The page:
Gene Rich, Cash Poor; March 1994; Scientific American Magazine; by Rennie; 2 Page(s)
By all the short-term measures, the Human Genome Project is succeeding beyond its planners' dreams. Four years ago it was launched as a 15-year effort to read and decipher the DNA in human cells. But within two years researchers will have fairly detailed maps of all the chromosomes and may even know where nearly all the genes are. Those discoveries are ushering in a new age in biology. With genetic decoders in hand, investigators will soon be finding molecular solutions to long-standing puzzles of development and cellular function.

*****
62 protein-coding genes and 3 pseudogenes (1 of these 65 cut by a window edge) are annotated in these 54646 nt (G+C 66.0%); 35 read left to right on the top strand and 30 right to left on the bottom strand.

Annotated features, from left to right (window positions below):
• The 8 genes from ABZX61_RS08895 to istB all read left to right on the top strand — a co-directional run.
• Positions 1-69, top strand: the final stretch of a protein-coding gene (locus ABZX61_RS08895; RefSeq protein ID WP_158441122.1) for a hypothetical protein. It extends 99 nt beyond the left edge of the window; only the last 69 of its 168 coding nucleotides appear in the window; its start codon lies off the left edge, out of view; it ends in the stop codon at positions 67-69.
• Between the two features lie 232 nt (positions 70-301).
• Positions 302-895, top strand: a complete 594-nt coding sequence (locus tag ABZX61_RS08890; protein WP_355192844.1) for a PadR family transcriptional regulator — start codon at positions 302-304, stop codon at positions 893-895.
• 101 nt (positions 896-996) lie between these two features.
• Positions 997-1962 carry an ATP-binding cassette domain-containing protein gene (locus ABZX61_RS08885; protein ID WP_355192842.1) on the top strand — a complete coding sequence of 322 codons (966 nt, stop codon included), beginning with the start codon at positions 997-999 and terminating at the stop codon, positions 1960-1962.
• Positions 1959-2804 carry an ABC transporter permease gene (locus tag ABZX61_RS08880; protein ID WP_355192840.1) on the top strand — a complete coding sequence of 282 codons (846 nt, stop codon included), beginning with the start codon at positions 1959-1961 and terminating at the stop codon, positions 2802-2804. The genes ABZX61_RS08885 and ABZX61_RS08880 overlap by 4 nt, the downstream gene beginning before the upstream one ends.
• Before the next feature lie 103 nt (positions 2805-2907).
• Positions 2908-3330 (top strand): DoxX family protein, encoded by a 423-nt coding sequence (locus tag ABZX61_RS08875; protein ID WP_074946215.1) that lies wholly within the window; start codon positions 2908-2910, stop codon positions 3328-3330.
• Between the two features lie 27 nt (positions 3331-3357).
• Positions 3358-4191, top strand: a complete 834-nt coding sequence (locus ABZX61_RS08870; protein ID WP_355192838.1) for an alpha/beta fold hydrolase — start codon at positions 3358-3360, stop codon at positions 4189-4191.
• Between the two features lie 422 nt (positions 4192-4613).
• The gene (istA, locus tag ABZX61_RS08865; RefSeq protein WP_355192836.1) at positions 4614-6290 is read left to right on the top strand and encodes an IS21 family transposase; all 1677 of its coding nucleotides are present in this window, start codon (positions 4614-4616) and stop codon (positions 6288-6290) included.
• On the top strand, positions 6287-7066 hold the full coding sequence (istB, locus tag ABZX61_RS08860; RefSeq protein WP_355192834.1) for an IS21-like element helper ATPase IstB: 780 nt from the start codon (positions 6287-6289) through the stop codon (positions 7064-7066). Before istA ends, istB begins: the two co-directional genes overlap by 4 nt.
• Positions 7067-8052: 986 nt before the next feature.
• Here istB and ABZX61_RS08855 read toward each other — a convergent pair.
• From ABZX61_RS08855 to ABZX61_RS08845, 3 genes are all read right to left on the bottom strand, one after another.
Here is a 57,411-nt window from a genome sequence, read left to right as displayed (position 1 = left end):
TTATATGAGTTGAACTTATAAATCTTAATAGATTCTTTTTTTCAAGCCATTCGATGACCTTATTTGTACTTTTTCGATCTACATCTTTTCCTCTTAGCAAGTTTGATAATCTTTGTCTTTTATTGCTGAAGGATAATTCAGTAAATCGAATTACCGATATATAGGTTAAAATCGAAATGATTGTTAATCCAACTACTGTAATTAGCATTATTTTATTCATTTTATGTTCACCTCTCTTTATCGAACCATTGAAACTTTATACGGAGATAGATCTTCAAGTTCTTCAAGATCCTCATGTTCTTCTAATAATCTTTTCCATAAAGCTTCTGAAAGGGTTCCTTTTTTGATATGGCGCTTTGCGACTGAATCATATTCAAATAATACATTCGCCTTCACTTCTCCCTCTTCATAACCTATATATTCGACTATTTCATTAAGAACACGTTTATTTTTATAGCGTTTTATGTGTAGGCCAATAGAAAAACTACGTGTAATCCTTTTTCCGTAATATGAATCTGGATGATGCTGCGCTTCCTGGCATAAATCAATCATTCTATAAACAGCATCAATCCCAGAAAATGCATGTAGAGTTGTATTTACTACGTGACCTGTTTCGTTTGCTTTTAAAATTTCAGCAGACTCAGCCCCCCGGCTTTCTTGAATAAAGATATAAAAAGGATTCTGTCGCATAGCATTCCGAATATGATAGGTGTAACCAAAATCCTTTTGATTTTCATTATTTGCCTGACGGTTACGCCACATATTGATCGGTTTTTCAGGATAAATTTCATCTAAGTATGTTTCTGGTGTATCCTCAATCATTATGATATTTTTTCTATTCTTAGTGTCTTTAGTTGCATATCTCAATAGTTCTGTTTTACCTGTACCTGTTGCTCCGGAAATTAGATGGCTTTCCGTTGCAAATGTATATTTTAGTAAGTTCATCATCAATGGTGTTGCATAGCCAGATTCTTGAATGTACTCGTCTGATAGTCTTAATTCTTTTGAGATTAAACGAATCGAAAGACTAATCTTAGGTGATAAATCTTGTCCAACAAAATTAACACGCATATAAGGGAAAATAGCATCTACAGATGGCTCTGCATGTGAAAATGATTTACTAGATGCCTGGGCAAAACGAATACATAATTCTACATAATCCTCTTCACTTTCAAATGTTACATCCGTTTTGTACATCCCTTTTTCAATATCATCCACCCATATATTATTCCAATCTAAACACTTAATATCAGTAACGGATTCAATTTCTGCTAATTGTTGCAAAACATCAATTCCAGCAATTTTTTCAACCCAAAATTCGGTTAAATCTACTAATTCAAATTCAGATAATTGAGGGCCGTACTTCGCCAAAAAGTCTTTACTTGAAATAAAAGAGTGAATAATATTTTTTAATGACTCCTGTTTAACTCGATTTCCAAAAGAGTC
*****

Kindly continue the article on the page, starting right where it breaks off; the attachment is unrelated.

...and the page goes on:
At the same time, however, geneticists are also worrying about whether the program has the technical and financial resources to keep the party going. "It is very difficult to look at the budget we have and see how we're going to get it done by 2006," laments Francis Collins, director of the genome project at the National Institutes of Health.